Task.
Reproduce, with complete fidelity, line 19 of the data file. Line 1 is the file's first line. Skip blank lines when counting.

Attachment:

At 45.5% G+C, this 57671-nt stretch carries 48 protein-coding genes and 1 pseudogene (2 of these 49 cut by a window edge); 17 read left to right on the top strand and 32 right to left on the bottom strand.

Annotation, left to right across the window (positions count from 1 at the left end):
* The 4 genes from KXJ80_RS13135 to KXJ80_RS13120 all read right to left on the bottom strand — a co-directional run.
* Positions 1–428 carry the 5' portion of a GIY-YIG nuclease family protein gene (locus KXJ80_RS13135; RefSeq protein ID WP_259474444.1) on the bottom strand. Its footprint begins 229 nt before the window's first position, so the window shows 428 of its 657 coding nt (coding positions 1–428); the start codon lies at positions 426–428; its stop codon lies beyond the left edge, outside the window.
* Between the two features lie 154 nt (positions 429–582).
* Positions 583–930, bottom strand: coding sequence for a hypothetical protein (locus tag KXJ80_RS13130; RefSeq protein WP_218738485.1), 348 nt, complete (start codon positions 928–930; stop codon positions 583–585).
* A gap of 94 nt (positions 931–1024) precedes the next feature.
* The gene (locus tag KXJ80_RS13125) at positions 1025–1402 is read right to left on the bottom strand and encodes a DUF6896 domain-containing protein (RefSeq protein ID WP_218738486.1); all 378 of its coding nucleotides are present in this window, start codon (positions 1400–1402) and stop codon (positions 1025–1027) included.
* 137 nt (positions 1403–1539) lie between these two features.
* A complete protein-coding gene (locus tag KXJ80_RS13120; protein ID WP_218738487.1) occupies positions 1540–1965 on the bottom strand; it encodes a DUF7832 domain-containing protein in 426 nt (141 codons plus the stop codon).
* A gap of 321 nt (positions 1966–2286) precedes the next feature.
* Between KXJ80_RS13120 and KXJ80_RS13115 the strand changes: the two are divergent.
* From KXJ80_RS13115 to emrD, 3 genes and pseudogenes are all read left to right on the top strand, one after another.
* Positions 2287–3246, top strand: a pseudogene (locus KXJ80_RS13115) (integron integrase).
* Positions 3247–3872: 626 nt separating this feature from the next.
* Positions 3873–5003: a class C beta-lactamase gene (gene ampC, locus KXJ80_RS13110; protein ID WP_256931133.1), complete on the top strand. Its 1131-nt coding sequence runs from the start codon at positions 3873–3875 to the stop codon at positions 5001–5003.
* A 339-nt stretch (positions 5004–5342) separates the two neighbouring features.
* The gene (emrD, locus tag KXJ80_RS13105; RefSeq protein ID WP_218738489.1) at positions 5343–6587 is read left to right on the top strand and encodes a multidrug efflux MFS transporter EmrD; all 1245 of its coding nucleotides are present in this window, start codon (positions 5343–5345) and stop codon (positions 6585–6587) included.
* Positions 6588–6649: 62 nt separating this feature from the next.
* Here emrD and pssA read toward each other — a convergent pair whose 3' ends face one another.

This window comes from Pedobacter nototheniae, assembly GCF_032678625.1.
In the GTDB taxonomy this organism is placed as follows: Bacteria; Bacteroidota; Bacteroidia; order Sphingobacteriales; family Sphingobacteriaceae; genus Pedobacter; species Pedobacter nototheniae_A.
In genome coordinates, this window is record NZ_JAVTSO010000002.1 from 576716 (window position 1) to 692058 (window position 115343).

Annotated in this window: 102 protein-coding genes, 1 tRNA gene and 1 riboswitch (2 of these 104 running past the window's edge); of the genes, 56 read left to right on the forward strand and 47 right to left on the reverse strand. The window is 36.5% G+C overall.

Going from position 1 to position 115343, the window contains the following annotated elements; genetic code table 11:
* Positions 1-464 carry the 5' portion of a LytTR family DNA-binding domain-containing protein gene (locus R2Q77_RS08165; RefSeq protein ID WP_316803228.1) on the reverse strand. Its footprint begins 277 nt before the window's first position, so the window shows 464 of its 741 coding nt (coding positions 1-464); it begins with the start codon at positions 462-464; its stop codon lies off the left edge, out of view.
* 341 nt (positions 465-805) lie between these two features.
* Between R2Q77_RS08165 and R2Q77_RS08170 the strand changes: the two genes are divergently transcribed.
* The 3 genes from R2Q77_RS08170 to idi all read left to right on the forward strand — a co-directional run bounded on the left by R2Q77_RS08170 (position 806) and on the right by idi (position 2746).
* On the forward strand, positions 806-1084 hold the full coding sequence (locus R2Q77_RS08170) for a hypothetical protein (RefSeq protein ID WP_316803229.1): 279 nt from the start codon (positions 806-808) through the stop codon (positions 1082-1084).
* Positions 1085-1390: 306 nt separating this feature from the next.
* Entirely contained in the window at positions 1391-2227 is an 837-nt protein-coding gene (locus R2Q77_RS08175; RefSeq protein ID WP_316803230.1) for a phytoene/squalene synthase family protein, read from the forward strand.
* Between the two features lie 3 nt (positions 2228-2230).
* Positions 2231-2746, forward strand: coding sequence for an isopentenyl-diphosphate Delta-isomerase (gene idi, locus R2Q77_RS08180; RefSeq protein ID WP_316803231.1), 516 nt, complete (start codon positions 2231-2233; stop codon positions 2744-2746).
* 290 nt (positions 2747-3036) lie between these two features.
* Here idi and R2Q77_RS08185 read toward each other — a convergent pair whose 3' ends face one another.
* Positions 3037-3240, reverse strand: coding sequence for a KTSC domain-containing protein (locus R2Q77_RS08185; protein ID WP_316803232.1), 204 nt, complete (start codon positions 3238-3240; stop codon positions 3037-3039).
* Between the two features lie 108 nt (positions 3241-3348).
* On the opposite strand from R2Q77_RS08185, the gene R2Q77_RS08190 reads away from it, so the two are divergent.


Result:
* Positions 6588–6649: 62 nt separating this feature from the next.